Saturday 24 February 2018

Revealed: From Brexit fallout to immigration, the Irish are more optimistic than most

British PM Theresa May with Taoiseach Enda Kenny in Dublin Photo: Gerry Mooney
British PM Theresa May with Taoiseach Enda Kenny in Dublin Photo: Gerry Mooney

Alan O'Keeffe

ONLY 13pc of Irish people believe the Irish economy will "worsen" despite the impending exit of Britain from the European Union.

The Irish are "bucking the trend" once again in Europe in terms of having more optimistic attitudes for the economy and being far more positive about immigration and freedom of movement.

A major Eurobarometer survey carried out in all EU states in November showed the Irish to be remarkably supportive of EU membership despite the Brexit vote, controversies about immigrants and refugees in the EU, and the rise of populist anti-status quo movements in Europe.

In spite of the Brexit vote, three times more Irish people believe the economy will get better compared to the numbers who believe it will worsen.

The figures showed 38pc think the Irish economy will improve contrasting with just 13pc who believe it will disimprove. And 45pc think it will "stay the same."

Overall, 64pc of Irish people classify the Irish economy as "good" which is significantly higher that the EU average assessment that shows only 41pc of Europeans believe their own economy is "good."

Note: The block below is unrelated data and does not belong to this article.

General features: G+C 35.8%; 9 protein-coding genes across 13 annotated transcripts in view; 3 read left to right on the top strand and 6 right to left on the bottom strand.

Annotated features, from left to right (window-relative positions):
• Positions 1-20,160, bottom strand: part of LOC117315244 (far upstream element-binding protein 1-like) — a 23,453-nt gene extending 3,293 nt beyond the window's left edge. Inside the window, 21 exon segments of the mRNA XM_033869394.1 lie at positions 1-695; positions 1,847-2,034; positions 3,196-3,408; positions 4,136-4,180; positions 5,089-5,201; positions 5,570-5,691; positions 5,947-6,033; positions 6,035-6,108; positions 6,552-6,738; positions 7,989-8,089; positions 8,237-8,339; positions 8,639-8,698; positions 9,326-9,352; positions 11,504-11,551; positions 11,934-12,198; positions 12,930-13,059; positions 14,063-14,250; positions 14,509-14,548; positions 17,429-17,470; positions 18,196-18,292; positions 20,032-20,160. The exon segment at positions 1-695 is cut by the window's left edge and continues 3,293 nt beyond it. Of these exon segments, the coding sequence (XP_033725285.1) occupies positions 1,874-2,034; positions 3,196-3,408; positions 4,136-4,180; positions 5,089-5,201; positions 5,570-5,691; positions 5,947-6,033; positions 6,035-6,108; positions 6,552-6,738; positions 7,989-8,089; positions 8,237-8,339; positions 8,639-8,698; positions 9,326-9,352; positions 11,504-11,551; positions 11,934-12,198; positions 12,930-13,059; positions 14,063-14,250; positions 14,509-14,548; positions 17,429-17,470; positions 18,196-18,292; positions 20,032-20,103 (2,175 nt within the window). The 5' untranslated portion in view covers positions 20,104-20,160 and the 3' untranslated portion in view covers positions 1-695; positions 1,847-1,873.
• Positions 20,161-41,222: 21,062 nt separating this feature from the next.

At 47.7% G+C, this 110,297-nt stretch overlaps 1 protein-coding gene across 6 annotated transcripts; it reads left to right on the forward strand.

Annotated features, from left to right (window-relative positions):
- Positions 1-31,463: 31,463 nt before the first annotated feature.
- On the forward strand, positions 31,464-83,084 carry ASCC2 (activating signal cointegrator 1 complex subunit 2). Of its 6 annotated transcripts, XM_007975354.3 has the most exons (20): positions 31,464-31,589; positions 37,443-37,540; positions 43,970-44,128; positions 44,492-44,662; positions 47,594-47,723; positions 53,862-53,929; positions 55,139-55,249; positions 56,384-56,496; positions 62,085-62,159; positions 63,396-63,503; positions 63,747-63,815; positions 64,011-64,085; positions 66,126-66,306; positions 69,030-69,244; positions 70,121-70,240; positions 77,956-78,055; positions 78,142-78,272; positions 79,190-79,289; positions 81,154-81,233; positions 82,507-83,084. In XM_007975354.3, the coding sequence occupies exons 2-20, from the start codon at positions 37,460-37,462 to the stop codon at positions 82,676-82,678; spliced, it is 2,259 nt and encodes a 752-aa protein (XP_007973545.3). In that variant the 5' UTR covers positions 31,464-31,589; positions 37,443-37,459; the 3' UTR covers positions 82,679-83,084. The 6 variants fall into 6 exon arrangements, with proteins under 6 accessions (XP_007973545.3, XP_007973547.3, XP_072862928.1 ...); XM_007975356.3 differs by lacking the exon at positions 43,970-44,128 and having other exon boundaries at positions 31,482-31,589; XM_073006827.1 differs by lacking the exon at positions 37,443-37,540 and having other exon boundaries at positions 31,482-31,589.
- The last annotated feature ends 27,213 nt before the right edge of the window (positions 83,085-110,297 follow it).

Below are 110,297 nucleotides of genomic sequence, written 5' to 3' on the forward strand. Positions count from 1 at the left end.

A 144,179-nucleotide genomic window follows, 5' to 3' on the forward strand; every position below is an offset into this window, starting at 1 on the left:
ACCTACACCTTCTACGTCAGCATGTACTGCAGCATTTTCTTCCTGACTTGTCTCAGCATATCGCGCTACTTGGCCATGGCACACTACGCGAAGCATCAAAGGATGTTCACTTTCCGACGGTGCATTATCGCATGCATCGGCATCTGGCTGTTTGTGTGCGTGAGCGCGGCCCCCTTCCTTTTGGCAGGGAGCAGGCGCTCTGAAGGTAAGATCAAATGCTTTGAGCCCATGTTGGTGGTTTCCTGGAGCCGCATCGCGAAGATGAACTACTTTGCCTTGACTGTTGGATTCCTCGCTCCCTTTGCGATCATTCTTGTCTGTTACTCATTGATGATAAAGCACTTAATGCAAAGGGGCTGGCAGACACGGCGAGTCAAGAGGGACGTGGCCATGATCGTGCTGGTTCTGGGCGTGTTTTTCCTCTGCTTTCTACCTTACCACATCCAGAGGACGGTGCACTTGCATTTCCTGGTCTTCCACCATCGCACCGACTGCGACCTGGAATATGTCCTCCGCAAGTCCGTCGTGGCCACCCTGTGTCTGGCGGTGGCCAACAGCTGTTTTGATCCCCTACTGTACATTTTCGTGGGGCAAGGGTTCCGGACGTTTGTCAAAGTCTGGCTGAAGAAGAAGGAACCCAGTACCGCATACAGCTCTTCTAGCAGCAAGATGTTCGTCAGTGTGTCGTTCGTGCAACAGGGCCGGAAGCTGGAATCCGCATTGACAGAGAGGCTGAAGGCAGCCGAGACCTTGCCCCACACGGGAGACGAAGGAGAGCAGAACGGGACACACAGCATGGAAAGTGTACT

Freedom of movement of people between countries has very high support across Europe. Some 90pc of Irish people are in favour of freedom of movement which is above the EU average of 81pc.

Eighty-one percent of Irish people have a positive view of immigration from within the EU,  20 points above the EU average.

Meanwhile, 57pc of Irish people have a positive view of immigration from outside the EU, also 20 points above the EU average.

Some 77pc of Irish people agree with the proposition that immigrants contribute a lot to Ireland, substantially above the EU average of 44pc.

Dr Stephen Quinlan, author of the report on the Irish results in the EU survey, said "we're bucking the trend" by showing high positive showings for the EU generally, even though enthusiasm for the EU has not returned to the even higher levels that existed before the global economic crisis.

Irish attitudes have become more and more positive as the economy improves, he said today.

Some 55pc of Irish people have a positive attitude of the EU, which is more than 20 points higher than the EU average.

The more education people have, the more positive they are about the EU, he said.

In terms of trust, more Irish people trust the EU (49pc) than distrust it (42pc), reversing the trend that developed during the financial crisis.

There is little sign of the Euroscepticism that was mushrooming across the EU as 67pc of Irish people disagree with the idea that Ireland could best face the future outside the EU.

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